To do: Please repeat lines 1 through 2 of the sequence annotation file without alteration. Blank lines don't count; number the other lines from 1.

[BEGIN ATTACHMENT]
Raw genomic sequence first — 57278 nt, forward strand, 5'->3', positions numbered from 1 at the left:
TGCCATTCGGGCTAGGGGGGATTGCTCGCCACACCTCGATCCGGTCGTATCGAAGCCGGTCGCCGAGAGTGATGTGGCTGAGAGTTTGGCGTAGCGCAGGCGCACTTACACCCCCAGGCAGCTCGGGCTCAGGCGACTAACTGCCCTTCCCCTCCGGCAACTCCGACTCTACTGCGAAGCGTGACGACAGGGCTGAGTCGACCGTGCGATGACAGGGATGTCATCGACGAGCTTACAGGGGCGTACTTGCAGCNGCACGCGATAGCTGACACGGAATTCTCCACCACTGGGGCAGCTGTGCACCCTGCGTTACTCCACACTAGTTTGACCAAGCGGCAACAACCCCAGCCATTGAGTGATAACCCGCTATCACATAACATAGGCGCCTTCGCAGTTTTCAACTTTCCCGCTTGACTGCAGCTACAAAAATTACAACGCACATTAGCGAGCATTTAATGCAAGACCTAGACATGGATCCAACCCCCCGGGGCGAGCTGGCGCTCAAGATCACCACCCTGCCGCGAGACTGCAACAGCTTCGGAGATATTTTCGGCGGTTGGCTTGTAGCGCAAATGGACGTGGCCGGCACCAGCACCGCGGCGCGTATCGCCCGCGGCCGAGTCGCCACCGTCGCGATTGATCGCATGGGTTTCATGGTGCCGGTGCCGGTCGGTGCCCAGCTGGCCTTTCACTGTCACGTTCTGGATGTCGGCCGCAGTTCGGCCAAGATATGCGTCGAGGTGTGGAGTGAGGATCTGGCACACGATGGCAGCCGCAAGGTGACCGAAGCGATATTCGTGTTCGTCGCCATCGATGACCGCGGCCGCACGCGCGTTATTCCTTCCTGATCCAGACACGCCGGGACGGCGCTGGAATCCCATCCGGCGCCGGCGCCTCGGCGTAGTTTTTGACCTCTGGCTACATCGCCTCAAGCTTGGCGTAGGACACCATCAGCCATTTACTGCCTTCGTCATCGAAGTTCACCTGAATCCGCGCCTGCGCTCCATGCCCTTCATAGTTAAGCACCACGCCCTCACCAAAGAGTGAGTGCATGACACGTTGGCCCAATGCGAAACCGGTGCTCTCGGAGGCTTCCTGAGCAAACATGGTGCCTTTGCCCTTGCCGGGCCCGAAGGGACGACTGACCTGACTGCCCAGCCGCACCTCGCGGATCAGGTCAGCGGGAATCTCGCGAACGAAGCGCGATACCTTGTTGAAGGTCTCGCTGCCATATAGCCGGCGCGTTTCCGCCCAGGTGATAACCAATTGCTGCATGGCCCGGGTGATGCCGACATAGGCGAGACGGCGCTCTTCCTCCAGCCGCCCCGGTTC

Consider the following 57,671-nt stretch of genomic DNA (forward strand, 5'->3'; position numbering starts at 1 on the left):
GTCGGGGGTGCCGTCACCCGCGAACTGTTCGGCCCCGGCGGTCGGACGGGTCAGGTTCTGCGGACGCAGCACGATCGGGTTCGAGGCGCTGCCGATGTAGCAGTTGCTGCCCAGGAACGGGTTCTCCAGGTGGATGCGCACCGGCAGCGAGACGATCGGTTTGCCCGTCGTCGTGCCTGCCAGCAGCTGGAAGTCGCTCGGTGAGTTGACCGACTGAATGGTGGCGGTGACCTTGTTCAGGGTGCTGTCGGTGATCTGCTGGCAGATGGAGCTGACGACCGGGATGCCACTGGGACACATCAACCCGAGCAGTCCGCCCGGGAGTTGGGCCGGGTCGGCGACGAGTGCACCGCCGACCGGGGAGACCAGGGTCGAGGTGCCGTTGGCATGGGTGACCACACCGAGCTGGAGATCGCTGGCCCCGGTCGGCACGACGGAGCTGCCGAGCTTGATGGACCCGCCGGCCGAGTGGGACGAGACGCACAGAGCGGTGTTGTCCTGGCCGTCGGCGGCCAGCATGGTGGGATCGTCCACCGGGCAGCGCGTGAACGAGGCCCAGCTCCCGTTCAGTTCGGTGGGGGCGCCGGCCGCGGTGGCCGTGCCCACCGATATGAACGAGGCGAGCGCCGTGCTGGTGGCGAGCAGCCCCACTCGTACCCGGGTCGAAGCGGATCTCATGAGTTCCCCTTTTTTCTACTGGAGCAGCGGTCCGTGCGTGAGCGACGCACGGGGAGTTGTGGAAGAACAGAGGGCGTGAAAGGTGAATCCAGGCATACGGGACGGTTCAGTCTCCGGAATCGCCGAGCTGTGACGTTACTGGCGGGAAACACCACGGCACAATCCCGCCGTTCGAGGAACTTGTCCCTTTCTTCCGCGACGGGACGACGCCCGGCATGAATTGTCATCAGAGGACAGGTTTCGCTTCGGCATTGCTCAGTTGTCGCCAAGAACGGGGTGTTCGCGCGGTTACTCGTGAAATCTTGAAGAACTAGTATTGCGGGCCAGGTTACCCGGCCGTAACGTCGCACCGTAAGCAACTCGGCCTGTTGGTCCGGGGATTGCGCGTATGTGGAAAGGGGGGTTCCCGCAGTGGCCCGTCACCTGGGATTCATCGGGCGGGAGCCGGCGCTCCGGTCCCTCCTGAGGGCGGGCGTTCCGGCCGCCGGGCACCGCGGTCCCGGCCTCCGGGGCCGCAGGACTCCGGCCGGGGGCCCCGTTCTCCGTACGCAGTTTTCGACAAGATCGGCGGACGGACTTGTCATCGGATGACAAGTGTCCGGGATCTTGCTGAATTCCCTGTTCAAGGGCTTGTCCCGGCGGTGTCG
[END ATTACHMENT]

Raw genomic sequence first — 57278 nt, forward strand, 5'->3', positions numbered from 1 at the left:
TGCCATTCGGGCTAGGGGGGATTGCTCGCCACACCTCGATCCGGTCGTATCGAAGCCGGTCGCCGAGAGTGATGTGGCTGAGAGTTTGGCGTAGCGCAGGCGCACTTACACCCCCAGGCAGCTCGGGCTCAGGCGACTAACTGCCCTTCCCCTCCGGCAACTCCGACTCTACTGCGAAGCGTGACGACAGGGCTGAGTCGACCGTGCGATGACAGGGATGTCATCGACGAGCTTACAGGGGCGTACTTGCAGCNGCACGCGATAGCTGACACGGAATTCTCCACCACTGGGGCAGCTGTGCACCCTGCGTTACTCCACACTAGTTTGACCAAGCGGCAACAACCCCAGCCATTGAGTGATAACCCGCTATCACATAACATAGGCGCCTTCGCAGTTTTCAACTTTCCCGCTTGACTGCAGCTACAAAAATTACAACGCACATTAGCGAGCATTTAATGCAAGACCTAGACATGGATCCAACCCCCCGGGGCGAGCTGGCGCTCAAGATCACCACCCTGCCGCGAGACTGCAACAGCTTCGGAGATATTTTCGGCGGTTGGCTTGTAGCGCAAATGGACGTGGCCGGCACCAGCACCGCGGCGCGTATCGCCCGCGGCCGAGTCGCCACCGTCGCGATTGATCGCATGGGTTTCATGGTGCCGGTGCCGGTCGGTGCCCAGCTGGCCTTTCACTGTCACGTTCTGGATGTCGGCCGCAGTTCGGCCAAGATATGCGTCGAGGTGTGGAGTGAGGATCTGGCACACGATGGCAGCCGCAAGGTGACCGAAGCGATATTCGTGTTCGTCGCCATCGATGACCGCGGCCGCACGCGCGTTATTCCTTCCTGATCCAGACACGCCGGGACGGCGCTGGAATCCCATCCGGCGCCGGCGCCTCGGCGTAGTTTTTGACCTCTGGCTACATCGCCTCAAGCTTGGCGTAGGACACCATCAGCCATTTACTGCCTTCGTCATCGAAGTTCACCTGAATCCGCGCCTGCGCTCCATGCCCTTCATAGTTAAGCACCACGCCCTCACCAAAGAGTGAGTGCATGACACGTTGGCCCAATGCGAAACCGGTGCTCTCGGAGGCTTCCTGAGCAAACATGGTGCCTTTGCCCTTGCCGGGCCCGAAGGGACGACTGACCTGACTGCCCAGCCGCACCTCGCGGATCAGGTCAGCGGGAATCTCGCGAACGAAGCGCGATACCTTGTTGAAGGTCTCGCTGCCATATAGCCGGCGCGTTTCCGCCCAGGTGATAACCAATTGCTGCATGGCCCGGGTGATGCCGACATAGGCGAGACGGCGCTCTTCCTCCAGCCGCCCCGGTTC